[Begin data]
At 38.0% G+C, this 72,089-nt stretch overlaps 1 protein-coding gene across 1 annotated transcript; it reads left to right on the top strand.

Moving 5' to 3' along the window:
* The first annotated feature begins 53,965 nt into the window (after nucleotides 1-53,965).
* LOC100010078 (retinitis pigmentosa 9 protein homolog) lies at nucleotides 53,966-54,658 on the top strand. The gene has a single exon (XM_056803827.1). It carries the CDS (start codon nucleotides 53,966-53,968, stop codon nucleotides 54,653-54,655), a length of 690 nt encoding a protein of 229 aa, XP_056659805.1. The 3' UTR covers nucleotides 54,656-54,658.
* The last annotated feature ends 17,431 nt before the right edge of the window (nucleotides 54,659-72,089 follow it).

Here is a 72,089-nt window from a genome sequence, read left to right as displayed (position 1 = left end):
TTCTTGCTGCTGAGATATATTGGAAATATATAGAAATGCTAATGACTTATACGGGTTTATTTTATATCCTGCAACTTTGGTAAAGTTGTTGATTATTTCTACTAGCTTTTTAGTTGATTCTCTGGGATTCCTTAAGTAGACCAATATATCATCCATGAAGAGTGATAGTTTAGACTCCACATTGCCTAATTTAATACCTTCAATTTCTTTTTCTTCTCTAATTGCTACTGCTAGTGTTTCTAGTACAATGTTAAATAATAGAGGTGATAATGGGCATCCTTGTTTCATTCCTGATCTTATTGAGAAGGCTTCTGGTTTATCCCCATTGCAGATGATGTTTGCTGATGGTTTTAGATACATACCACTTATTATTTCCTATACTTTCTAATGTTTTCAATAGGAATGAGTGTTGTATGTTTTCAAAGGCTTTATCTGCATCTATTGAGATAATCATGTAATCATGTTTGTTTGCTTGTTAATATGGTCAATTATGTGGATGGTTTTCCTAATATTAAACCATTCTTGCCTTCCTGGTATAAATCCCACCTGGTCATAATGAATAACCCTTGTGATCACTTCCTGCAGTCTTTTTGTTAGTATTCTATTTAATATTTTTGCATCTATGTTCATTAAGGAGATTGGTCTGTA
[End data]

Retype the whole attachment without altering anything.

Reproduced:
At 38.0% G+C, this 72,089-nt stretch overlaps 1 protein-coding gene across 1 annotated transcript; it reads left to right on the top strand.

Moving 5' to 3' along the window:
* The first annotated feature begins 53,965 nt into the window (after nucleotides 1-53,965).
* LOC100010078 (retinitis pigmentosa 9 protein homolog) lies at nucleotides 53,966-54,658 on the top strand. The gene has a single exon (XM_056803827.1). It carries the CDS (start codon nucleotides 53,966-53,968, stop codon nucleotides 54,653-54,655), a length of 690 nt encoding a protein of 229 aa, XP_056659805.1. The 3' UTR covers nucleotides 54,656-54,658.
* The last annotated feature ends 17,431 nt before the right edge of the window (nucleotides 54,659-72,089 follow it).

Here is a 72,089-nt window from a genome sequence, read left to right as displayed (position 1 = left end):
TTCTTGCTGCTGAGATATATTGGAAATATATAGAAATGCTAATGACTTATACGGGTTTATTTTATATCCTGCAACTTTGGTAAAGTTGTTGATTATTTCTACTAGCTTTTTAGTTGATTCTCTGGGATTCCTTAAGTAGACCAATATATCATCCATGAAGAGTGATAGTTTAGACTCCACATTGCCTAATTTAATACCTTCAATTTCTTTTTCTTCTCTAATTGCTACTGCTAGTGTTTCTAGTACAATGTTAAATAATAGAGGTGATAATGGGCATCCTTGTTTCATTCCTGATCTTATTGAGAAGGCTTCTGGTTTATCCCCATTGCAGATGATGTTTGCTGATGGTTTTAGATACATACCACTTATTATTTCCTATACTTTCTAATGTTTTCAATAGGAATGAGTGTTGTATGTTTTCAAAGGCTTTATCTGCATCTATTGAGATAATCATGTAATCATGTTTGTTTGCTTGTTAATATGGTCAATTATGTGGATGGTTTTCCTAATATTAAACCATTCTTGCCTTCCTGGTATAAATCCCACCTGGTCATAATGAATAACCCTTGTGATCACTTCCTGCAGTCTTTTTGTTAGTATTCTATTTAATATTTTTGCATCTATGTTCATTAAGGAGATTGGTCTGTA